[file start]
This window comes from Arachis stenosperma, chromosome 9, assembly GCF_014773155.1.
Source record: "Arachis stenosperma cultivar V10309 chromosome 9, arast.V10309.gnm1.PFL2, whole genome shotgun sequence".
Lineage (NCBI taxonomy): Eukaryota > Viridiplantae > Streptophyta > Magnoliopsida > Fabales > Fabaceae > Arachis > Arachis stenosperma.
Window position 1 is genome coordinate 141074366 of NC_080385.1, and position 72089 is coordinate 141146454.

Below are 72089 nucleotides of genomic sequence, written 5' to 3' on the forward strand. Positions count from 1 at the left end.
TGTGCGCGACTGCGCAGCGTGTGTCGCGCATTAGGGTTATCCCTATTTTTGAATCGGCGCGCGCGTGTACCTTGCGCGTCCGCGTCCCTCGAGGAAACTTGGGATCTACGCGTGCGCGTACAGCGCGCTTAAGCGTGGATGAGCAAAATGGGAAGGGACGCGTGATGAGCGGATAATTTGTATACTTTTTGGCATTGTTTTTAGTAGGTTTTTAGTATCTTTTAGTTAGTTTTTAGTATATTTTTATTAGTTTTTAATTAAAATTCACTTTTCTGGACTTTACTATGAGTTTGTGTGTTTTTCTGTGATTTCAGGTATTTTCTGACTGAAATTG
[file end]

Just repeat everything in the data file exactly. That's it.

This window comes from Arachis stenosperma, chromosome 9, assembly GCF_014773155.1.
Source record: "Arachis stenosperma cultivar V10309 chromosome 9, arast.V10309.gnm1.PFL2, whole genome shotgun sequence".
Lineage (NCBI taxonomy): Eukaryota > Viridiplantae > Streptophyta > Magnoliopsida > Fabales > Fabaceae > Arachis > Arachis stenosperma.
Window position 1 is genome coordinate 141074366 of NC_080385.1, and position 72089 is coordinate 141146454.

Below are 72089 nucleotides of genomic sequence, written 5' to 3' on the forward strand. Positions count from 1 at the left end.
TGTGCGCGACTGCGCAGCGTGTGTCGCGCATTAGGGTTATCCCTATTTTTGAATCGGCGCGCGCGTGTACCTTGCGCGTCCGCGTCCCTCGAGGAAACTTGGGATCTACGCGTGCGCGTACAGCGCGCTTAAGCGTGGATGAGCAAAATGGGAAGGGACGCGTGATGAGCGGATAATTTGTATACTTTTTGGCATTGTTTTTAGTAGGTTTTTAGTATCTTTTAGTTAGTTTTTAGTATATTTTTATTAGTTTTTAATTAAAATTCACTTTTCTGGACTTTACTATGAGTTTGTGTGTTTTTCTGTGATTTCAGGTATTTTCTGACTGAAATTG